N.L. reports 11 new cases of COVID-19 as province grapples with increased testing demand
There are 296 active cases, 287 in Eastern Health region
- Reduction in non-urgent and elective medical procedures
- Classes to begin online around the province in the coming days
- 'Triage system' in place to meet testing demand
Newfoundland and Labrador is reporting 11 new cases of COVID-19 on Sunday, as the province grapples with increased testing demand brought on by the large spike in infections this week.
Ten of Sunday's cases are in the Eastern Health region, while one is in Western Health and is related to travel within Canada. This case is not connected to the outbreak in the St. John's metro area, a Department of Health spokesperson told CBC News.
There have been no new recoveries, leaving 296 active cases across the province, 287 of them in the Eastern Health region.
In total, 91,045 people have been tested, an increase of 1,980 since Saturday's update.
On Sunday, the Health Department advised rotational workers of a COVID-19 outbreak at the Brucejack gold mine in British Columbia. The Department of Health said it was notified of the outbreak by the Public Health Agency of Canada because people from Newfoundland and Labrador work at the mine.
Rotational workers with the mine who have returned to Newfoundland and Labrador in the last 14 days must self-isolate, distance themselves from household members and complete the online self-assessment form or call 811 to arrange testing.
These workers must also complete the full 14-day self-isolation period, regardless of their test result.
Reduction in medical services
Eastern Health, Western Health and Labrador-Grenfell Health announced reductions in elective and non-urgent services and procedures, effective Monday.
Cancer services across the province will continue, along with urgent and emergency surgeries and procedures.
Where possible, appointments may be done virtually or over the phone.
The health authorities said patients will be contacted regarding their appointments. Patients in Eastern Health can also call 709-752-4500 for more information on their appointment. People in the Labrador-Grenfell Health or Western Health areas should contact the appropriate department.
Online classes begin through next week
In a letter to teachers, the Newfoundland and Labrador English School District said the start of online instruction will be staggered across the province through the next week.
In the St. John's metro area, high school and junior high school students have already started classes online, while primary and elementary grades will begin classes on Monday.
Intermediate and high school students elsewhere on the Avalon Peninsula will start classes Monday, and primary and elementary students begin Tuesday.
On Wednesday, junior high and high school students in the central, western and Labrador regions will begin online instruction. Lastly, primary and elementary students in those regions will start class on Thursday.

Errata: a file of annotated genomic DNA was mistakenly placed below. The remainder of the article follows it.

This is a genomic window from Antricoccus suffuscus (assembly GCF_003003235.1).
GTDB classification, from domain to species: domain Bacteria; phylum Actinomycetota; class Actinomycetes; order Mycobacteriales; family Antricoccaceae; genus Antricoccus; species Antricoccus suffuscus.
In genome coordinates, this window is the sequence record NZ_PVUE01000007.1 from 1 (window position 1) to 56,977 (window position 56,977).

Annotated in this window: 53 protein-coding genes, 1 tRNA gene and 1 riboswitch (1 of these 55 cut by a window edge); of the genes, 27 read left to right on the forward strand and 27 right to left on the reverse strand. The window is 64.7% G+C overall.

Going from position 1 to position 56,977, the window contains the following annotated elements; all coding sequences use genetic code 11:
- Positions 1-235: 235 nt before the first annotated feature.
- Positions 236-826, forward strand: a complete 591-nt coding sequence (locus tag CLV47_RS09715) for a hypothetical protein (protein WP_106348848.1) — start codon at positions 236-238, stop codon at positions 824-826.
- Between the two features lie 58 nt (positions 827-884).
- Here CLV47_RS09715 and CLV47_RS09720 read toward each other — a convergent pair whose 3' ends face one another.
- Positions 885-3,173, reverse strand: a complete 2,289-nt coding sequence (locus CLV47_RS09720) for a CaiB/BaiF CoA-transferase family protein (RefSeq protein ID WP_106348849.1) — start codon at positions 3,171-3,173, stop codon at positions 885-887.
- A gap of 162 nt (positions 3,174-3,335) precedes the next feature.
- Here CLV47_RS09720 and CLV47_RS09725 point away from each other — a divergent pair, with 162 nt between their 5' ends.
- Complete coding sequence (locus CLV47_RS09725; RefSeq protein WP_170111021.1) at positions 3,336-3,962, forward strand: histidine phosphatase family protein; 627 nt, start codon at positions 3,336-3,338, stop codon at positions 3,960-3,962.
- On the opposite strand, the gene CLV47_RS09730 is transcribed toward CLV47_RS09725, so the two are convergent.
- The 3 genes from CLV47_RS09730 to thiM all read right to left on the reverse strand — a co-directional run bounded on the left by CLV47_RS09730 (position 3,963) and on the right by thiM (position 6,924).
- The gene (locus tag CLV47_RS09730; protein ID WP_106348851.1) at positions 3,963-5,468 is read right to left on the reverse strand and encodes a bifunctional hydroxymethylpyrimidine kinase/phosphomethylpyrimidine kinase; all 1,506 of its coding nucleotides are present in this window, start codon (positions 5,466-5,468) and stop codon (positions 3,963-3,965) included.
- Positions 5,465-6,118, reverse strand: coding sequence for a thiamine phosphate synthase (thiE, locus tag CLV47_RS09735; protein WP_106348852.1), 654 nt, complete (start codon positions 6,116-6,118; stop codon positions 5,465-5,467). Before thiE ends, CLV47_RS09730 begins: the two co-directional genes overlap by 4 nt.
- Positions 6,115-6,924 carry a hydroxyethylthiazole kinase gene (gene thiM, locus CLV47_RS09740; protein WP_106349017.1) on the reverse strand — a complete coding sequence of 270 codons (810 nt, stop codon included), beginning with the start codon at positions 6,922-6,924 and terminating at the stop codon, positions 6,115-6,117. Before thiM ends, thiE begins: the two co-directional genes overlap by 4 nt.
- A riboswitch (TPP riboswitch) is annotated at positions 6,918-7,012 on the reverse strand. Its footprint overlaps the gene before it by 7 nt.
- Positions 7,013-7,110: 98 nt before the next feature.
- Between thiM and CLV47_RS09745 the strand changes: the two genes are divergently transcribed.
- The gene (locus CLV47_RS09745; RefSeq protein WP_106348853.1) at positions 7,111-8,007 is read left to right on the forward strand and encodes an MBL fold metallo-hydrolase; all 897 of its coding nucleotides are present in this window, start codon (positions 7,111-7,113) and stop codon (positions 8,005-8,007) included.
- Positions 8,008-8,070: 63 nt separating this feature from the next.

School buildings will be open to staff on Monday to collect resources for online classes. School administrations will allow only the retrieval of technology required by students or items required for health and safety, like medications.
The heavy increase in COVID-19 cases has created delays in testing for those looking to get one.
During Saturday's COVID-19 briefing, Health Minister John Haggie said he's looking into the source of the "bottleneck."
"I think one of the challenges is we spread the net very wide, in terms of asking people [to get tested] on a location basis for example, that's generated quite the demand," Haggie said.
"I know there are discussions about using alternate methods of testing, such as the rapid test kits and the outbreak equipment that we have available."
Haggie said there is a "triage system" in place based on public health guidelines that identifies priority individuals or those who are more likely to be a carrier of COVID-19.
"Those are fairly clear. If you're someone who's symptomatic and has been in contact with an individual who is positive, you're not going to wait very long for your test," he said.
'There's a lot of worry'
Meanwhile, Mount Pearl Mayor Dave Aker said the mood in his community is anxious as eyes are still on Mount Pearl Senior High, which is connected to many of the new cases this week.
"There's a lot of worry going around as uncertainty prevails through the community. But we're very confident in the leadership we have in public health and as of last night I think we had swabs being done until 2:30 in the morning," Aker said.
The high school is also the site of a busy COVID-19 testing location as hundreds of vehicles line up in wait.
But the worry is for the aging population, said Aker, because many of the cases found in young people have been mild or asymptomatic.
"I think restricting ourselves to our bubble is the only way we're going to stop the transmission and ideally that reduces the number of hospitalizations, and I hope coming out of this there are no deaths," he said.